Issue One: In your job, how do you personally work to embody the principle of transparency in election administration?
Justin Roebuck: Transparency is the key to what we do because we operate in an environment that relies on trust. This is how we choose our government. We want to make sure that we’re operating to the best standards of integrity and making sure that our process is secure and accurate. Those are the fundamentals.
There are other things that play a role in that too, like perception. Perception is important, because perception is also a key to trust. If voters perceive that there isn’t access, then they’re not going to trust the system. If voters perceive that there isn’t security, then they are not going to trust the system. And so, for us, over-communication is really important, opening up our office and opening up our process. A lot of what we do is very technical and data-driven. We might be using these technical terms and doing these things, but we need to make sure that we’re explaining ourselves really well and making sure that we’re available to meet with people.
Issue One: The issue of election administrators in states like Pennsylvania and Michigan not being able to “pre-process” mail ballots has made national headlines over the past few years. Why do you think giving local election officials more time before Election Day to process ballots that have been mailed in is a good idea?
Justin Roebuck: When you’re waiting for a few days for election results in your community, it will affect trust. That’s not to say that there’s anything wrong going on. It’s just a matter of how people are perceiving the process, and perception is really important.
Issue One: Outside of being passionate about running safe and secure elections, what are some hobbies you have or what’s a fun fact that most people might not know about you?
Justin Roebuck: We have a 100-year-old house. I like working to restore the home and preserve that history. I’m a total nerd for history. I also love to be outside in my garden. I love just being outside and digging in the dirt. I’m also a dog lover. We have a golden retriever, and she's awesome. And we’re pretty involved in our local church community as well.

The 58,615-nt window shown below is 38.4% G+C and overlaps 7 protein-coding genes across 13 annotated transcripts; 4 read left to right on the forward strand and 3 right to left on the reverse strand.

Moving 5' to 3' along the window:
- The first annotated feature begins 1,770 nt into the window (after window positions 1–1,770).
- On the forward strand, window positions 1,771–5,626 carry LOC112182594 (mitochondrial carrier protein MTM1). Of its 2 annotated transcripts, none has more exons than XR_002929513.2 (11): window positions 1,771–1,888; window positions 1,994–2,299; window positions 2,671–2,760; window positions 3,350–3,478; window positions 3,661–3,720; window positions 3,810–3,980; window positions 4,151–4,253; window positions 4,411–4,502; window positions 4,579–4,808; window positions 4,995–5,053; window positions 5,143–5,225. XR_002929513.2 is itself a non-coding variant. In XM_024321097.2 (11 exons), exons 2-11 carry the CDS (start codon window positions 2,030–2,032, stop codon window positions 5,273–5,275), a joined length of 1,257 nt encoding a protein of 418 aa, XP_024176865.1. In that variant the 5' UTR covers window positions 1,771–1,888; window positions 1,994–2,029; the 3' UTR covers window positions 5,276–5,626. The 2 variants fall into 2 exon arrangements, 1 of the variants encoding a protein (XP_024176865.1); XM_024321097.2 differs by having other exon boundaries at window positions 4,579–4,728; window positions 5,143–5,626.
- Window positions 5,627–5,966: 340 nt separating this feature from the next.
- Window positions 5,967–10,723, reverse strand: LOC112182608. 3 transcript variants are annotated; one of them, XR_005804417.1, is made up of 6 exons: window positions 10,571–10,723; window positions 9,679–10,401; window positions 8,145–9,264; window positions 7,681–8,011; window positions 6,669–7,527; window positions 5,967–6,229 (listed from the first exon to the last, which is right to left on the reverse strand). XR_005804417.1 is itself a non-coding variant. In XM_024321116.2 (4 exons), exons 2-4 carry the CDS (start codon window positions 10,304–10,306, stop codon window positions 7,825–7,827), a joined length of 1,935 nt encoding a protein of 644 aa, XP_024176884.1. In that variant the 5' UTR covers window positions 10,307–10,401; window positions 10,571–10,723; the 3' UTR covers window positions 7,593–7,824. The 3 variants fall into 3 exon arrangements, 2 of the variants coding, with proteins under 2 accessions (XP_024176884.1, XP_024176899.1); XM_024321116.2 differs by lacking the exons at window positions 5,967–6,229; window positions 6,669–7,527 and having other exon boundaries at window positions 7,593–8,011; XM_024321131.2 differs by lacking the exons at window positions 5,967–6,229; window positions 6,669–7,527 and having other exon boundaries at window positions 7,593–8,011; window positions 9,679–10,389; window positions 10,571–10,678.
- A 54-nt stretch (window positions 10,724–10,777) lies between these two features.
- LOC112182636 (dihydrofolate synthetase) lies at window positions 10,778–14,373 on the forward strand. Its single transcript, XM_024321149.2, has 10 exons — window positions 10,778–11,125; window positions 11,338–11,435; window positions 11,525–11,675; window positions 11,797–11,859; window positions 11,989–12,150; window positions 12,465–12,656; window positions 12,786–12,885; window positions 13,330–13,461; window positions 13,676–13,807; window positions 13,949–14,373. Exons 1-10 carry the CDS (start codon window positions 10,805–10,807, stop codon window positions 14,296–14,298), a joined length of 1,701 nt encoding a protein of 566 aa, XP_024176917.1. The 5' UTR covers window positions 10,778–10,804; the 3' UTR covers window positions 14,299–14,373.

Issue One: What is your favorite book or movie about politics or elections?
Justin Roebuck: I’m a total nerd for Abraham Lincoln. I’ve read like 60 books on Lincoln. Particularly, for this moment in history that we’re in, I think it’s really fascinating to look at the things that Lincoln dealt with, the division and crisis moments that he had. It’s really meaningful to me to look back at historical perspectives and say, “Yeah, here's where we were before, and what it took to kind of rise above the situation.” The movie Lincoln is a really great example of that. It’s a snapshot in time of how he dealt with the 13th Amendment. It’s a good one.
Issue One: Which historical figure would you have most liked to have had the opportunity to meet?
Justin Roebuck: Oh, definitely Lincoln. I would have also really loved to sit down with Martin Luther King Jr. And honestly, I have real regrets for not trying to meet [former Georgia Congressman and civil rights activist] John Lewis when I had the opportunity, because John Lewis is someone I really respect as a historical figure as well.
Issue One: What part of the election administration in your area do you think is not told enough or is not widely understood?
Justin Roebuck: I don’t think it’s widely understood how much of the community has to come together for an election to work. Hundreds of people in your smaller communities — and thousands of people in the larger communities — have to come together to do this work. A lot of us have to be trained and certified to do it. Others are just volunteering their time to do it. But there are so many important pieces of the puzzle that come together, simply with our friends and our neighbors, people who say, “This matters to me. I’m going to sign up. I’m going to take the time and commit to doing this for my community and for my neighbors.” Sometimes that is an unheard piece of the story.Mia Minkin is part of the research department at Issue One, the leading cross-partisan political reform group in Washington, D.C., uniting Republicans, Democrats, and independents in the movement to fix our broken political system and build an inclusive democracy that works for everyone.